When bassist and Chapman Stick player Tony Levin joined guitarists Robert Fripp and Adrian Belew, along with drummer Bill Bruford, in 1980 to form the band Discipline, he didn’t realize they would soon become a reconfigured King Crimson. Forty-one years later, the band has, like a prog rock version of a Transformer, become something both old and new again, and they've got an August 7 show at the Salt River Grand Ballroom at Talking Stick Resort & Casino in Scottsdale.
"In 1981, I joined this band, and at the time, we called it Discipline. There was no plan to call it King Crimson, but I met three amazing musicians that I'm still in very close touch with," Levin says. "I had played with Robert Fripp on Peter Gabriel's album (Peter Gabriel, his 1978 debut solo record) and tour and on Robert’s solo album (Exposure, 1979). I knew Robert’s playing and it is obviously unique and very progressive and very different than anything else.
In fact, over the years, the only constant in King Crimson has been Robert Fripp, who has gained a fair amount of attention during the pandemic putting out highly entertaining, and sometimes slightly erotic YouTube videos with his wife, Toyah Wilcox, where the pair (with an occasional second guitarist) do covers of well-known rock songs.
Reinvention is nothing new to Fripp, but one of his more constant companions on the King Crimson musical journey has been Levin, who shared some recollections of his early days in the band via Zoom.
Bruford had been a member of King Crimson back in the '70s. "I met Bill Bruford, who plays drums differently than anyone else, in a very progressive way that is just bizarrely different, and then Adrian Belew, and I could tell right away that I needed to up my game as a bass player,” Levin says on a recent day off in Florida.
The formation of such an inspired and auspicious quartet led to 1981’s killer King Crimson record, Discipline, one of the most underrated early '80s records from any genre. Angular, punk-ish inspired prog rock with an eastern feel, at times, and the addition of second guitarist/vocalist Belew’s twisted pop sensibility makes Discipline a favorite of both old and new fans of the band that got its beginning in 1968.
With Levin, Bruford, and Belew joining founding member Fripp, the band continued to be prolific for several years until the mercurial leader decided to pull the plug and, once again, put King Crimson on hold (the band has continued to go on and off hiatus since the '80s).
On the current tour, King Crimson has been playing both “Discipline” and “Indiscipline” off the aforementioned record at early tour stops, as well as tracks spanning the band’s entire discography. According to Levin, the rest of the band, which now includes three drummers, often don't get the night's setlist until the day of the show.
"I can't say which songs we do, because Robert only devises the setlist that morning," Levin says. "It's a different set every night and we have a huge repertoire that we’ve rehearsed at great length and we're ready to do.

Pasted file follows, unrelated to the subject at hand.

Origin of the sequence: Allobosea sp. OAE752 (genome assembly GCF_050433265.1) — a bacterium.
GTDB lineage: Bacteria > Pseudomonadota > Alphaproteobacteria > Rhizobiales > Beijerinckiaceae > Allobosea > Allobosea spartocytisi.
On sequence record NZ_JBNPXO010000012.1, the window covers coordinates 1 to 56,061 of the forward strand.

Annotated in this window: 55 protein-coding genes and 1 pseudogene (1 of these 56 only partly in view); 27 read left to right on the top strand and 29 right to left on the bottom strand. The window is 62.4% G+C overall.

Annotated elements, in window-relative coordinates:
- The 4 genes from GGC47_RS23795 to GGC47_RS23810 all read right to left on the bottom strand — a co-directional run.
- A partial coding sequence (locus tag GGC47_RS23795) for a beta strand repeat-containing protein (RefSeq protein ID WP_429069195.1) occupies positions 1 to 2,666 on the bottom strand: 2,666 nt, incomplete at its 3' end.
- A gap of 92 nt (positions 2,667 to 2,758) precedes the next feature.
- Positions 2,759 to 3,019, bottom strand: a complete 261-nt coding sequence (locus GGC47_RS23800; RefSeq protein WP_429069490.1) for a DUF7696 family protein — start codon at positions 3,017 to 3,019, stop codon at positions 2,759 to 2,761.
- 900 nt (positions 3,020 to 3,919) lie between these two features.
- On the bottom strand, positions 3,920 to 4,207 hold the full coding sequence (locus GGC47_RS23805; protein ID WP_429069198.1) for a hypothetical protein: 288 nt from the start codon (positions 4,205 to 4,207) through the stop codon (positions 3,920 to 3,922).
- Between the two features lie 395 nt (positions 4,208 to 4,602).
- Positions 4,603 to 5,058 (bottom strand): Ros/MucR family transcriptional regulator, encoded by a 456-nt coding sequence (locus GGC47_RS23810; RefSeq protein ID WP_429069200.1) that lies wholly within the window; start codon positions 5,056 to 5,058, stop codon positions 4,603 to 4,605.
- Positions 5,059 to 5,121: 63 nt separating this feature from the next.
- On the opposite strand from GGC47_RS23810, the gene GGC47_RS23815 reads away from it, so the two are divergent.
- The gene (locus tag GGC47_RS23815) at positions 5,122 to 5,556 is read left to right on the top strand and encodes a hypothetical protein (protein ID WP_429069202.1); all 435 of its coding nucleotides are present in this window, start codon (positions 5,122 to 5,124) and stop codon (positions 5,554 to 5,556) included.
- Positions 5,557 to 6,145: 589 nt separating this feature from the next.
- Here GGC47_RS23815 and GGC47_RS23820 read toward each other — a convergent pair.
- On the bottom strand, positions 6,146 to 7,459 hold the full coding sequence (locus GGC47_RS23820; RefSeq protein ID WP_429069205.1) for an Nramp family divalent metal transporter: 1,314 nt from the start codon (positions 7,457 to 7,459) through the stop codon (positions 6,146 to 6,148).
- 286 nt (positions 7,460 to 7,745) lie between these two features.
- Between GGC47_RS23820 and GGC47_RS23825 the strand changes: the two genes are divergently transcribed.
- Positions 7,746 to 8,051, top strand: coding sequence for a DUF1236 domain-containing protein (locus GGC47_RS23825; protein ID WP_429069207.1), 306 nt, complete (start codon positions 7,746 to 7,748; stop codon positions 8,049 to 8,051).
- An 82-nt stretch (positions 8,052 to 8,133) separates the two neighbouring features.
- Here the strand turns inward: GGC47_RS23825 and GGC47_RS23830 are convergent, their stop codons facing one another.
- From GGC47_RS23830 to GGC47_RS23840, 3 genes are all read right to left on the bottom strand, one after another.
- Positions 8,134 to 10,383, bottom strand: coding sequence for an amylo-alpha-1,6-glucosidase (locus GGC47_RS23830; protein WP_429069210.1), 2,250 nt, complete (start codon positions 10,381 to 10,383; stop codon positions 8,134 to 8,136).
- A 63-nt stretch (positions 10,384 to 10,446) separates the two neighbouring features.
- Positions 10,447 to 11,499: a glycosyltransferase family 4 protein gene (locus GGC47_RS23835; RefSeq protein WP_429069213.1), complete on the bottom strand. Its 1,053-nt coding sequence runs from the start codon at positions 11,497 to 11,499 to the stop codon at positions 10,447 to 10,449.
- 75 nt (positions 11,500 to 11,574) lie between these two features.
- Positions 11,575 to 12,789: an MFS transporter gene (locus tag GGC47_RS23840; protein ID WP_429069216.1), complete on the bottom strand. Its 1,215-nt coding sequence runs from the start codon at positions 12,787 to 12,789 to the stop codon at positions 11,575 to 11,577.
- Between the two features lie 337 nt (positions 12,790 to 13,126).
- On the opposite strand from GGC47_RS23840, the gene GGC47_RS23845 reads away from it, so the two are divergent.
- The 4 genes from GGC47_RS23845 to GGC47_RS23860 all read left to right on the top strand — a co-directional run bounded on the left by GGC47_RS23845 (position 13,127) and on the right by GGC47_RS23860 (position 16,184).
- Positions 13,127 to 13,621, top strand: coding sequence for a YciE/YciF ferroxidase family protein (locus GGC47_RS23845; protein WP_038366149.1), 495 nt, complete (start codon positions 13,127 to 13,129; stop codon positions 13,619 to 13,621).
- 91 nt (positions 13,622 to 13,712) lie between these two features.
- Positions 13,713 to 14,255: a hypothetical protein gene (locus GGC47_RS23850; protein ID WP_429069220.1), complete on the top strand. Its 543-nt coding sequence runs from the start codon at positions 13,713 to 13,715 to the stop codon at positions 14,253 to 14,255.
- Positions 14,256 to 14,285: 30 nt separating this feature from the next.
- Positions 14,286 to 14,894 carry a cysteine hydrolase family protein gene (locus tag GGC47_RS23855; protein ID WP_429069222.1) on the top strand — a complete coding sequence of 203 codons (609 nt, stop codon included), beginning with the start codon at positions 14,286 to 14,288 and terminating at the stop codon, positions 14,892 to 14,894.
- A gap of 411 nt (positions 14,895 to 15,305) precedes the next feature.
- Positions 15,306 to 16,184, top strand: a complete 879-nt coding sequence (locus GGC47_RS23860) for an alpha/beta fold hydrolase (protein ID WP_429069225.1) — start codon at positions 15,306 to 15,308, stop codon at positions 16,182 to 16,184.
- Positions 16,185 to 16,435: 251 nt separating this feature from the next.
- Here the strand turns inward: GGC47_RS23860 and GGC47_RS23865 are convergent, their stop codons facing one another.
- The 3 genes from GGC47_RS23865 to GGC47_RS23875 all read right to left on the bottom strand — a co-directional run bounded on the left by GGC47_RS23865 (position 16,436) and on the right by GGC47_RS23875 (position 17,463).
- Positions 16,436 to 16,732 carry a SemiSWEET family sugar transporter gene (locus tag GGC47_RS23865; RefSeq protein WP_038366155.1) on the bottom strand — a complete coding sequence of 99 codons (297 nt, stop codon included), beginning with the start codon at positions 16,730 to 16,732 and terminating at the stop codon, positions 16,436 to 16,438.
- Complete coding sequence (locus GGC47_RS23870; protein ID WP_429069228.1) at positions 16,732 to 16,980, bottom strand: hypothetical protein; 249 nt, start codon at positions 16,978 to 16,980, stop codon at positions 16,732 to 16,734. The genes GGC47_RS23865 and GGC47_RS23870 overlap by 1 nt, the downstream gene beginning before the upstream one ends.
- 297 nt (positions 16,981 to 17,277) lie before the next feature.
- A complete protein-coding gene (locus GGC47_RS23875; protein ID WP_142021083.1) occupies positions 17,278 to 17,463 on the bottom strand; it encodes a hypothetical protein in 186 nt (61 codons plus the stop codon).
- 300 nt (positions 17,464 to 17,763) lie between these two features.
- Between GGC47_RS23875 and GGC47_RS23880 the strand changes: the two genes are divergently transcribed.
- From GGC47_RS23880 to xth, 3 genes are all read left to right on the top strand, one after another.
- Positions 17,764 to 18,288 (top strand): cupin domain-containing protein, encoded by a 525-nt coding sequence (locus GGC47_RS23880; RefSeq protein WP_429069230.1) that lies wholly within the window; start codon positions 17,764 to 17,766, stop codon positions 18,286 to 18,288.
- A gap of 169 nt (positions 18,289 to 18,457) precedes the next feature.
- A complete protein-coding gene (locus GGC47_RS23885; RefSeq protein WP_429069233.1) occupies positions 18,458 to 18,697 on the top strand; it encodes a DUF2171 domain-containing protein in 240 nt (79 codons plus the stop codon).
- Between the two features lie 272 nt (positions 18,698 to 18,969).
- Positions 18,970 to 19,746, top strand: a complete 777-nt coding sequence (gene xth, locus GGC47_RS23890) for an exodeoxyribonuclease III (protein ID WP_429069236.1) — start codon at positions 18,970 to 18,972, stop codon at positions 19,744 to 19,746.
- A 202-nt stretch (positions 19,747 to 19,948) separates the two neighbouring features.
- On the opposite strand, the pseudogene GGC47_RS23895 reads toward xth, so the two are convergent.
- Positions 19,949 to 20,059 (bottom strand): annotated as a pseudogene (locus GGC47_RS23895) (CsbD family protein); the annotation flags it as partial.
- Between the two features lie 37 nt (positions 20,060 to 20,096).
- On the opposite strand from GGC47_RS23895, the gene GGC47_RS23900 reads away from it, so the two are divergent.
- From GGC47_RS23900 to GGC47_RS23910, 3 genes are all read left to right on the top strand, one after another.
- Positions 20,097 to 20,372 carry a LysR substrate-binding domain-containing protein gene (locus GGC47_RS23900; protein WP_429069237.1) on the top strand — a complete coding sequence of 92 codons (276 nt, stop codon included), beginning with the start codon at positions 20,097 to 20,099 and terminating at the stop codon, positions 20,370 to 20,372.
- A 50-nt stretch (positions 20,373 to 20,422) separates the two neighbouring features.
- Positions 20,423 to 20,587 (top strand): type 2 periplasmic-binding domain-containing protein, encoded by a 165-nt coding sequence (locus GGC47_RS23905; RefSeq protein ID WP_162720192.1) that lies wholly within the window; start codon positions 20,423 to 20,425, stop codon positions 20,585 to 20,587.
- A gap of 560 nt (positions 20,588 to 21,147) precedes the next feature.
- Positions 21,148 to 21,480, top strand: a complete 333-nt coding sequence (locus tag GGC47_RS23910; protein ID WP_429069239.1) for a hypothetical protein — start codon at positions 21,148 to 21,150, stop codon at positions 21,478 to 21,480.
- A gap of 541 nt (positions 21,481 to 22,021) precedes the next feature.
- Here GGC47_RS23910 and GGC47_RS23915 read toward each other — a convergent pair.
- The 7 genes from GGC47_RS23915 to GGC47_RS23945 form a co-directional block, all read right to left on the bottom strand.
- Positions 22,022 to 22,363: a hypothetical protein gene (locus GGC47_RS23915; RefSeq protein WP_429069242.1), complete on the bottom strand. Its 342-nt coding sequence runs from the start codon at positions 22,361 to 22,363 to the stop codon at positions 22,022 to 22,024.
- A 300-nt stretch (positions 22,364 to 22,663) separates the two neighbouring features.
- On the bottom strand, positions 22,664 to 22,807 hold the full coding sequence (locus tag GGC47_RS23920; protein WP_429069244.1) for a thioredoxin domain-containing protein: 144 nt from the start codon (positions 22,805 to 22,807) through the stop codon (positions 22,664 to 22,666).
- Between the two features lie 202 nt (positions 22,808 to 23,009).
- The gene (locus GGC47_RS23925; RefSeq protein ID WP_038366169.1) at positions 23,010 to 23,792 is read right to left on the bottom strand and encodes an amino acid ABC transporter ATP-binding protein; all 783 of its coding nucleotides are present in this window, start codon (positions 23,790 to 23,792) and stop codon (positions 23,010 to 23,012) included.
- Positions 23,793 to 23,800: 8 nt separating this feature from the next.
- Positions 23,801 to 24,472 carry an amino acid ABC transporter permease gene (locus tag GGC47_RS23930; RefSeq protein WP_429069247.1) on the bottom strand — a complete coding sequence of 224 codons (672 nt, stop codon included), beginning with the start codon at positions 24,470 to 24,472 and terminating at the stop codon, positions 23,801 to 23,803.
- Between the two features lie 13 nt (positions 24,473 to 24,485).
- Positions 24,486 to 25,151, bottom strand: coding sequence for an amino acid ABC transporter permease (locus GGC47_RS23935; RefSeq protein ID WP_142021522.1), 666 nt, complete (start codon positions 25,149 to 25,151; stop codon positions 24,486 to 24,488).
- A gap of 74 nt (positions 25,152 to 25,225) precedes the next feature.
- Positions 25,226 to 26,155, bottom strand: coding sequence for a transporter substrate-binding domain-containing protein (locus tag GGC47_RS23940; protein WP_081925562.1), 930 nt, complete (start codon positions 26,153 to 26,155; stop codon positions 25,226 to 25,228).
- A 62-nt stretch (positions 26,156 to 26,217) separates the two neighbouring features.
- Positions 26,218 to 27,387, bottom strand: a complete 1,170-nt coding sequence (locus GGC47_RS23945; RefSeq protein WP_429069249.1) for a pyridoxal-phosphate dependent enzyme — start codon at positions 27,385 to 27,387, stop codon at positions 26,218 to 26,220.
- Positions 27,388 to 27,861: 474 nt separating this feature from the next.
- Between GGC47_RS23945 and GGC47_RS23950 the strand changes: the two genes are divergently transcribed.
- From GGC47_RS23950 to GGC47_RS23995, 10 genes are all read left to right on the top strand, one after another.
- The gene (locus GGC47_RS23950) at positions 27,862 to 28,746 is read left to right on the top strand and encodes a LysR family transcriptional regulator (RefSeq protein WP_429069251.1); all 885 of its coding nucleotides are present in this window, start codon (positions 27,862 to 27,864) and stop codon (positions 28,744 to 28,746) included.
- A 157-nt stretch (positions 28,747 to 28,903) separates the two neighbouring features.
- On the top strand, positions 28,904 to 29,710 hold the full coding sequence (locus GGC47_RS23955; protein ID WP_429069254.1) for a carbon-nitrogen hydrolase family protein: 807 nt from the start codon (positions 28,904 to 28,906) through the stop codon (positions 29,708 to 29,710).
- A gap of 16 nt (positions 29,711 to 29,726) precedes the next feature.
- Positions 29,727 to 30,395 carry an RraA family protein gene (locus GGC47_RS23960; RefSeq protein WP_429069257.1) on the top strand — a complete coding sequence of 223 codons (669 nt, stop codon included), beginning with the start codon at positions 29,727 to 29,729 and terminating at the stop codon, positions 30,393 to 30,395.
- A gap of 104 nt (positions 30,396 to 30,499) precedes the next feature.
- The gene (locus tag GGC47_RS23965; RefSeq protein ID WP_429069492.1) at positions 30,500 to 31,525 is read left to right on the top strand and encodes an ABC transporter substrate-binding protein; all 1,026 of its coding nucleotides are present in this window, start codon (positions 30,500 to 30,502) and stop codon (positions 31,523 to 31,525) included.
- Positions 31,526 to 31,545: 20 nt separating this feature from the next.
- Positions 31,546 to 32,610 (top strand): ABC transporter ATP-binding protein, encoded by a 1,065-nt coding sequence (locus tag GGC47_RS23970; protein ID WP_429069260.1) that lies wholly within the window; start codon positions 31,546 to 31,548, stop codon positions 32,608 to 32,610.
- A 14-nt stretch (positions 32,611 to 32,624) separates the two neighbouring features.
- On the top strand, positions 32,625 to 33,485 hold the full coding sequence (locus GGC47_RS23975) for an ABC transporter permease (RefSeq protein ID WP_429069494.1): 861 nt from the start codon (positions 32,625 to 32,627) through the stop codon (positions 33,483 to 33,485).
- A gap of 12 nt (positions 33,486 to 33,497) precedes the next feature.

“In a way, the audience will find it a little bit like a classical concert, because we're a little bit formal the way we come in. Some of us wear suits and ties, dress quite nicely, and there's not a lot of jumping around, and there’s not a big light show. It's about the music and if one lets themselves, they will be drawn into the complexity and quality of music."
Perhaps it was his classical roots, but Levin says that he never really got overwhelmed by working with some of rock 'n' roll’s biggest stars. A student of classical music while growing up in Brookline, Massachusetts, Levin became a sought-after studio musician in the 1970s. In addition to playing with Gabriel and Fripp, Levin has also contributed bass lines on records by Lou Reed (Berlin), Buddy Rich, Paul Simon, Carly Simon, Ringo Starr, Warren Zevon, and many others. He was recently named number 42 on Rolling Stone magazine's list of the all-time greatest rock 'n' roll bass players
“As a studio musician, you would walk into the room with any artist and do your job. It was more of a craft than an art. One of the things that I found is that I’m more comfortable playing live and being a performer. I still do albums in the studio as such and I don't dislike it, but as a studio player, one got in the habit of not stepping out of your function by pestering the artist by telling them you are a fan of them,” Levin says.
“But if I'm in a first meeting, especially a first meeting with somebody I admire musically, I might be excited on the inside, but nine-tenths of me is just looking forward to making the music. A lifelong musician, all of them will tell you the same thing, it's all about the music. With John Lennon, when I was just the guy that was chosen to play on the Double Fantasy album, I just did what every bass player on the planet would do and said, 'Thank you' for letting me be the one who's here to play the bass part on it.”
As the band comes through Phoenix on August 7, Levin is looking forward to being back in the desert after a very strange year and a half for all music fans.
“It's great to be doing what we love to do, which is playing live and sharing music with an audience that cares about it. And just the physical, metaphysical experience of sharing a good concert with people who like it, I’m not a poet enough to describe it in words, but there's nothing quite like it. We missed it, you know, and we didn't know how much we would miss it,” he says.
King Crimson. 6 p.m. Saturday, August 7. Salt River Grand Ballroom at Talking Stick Resort and Casino, 9800 Talking Stick Way, Scottsdale. Tickets are $55. Visit talkingstickresort.com.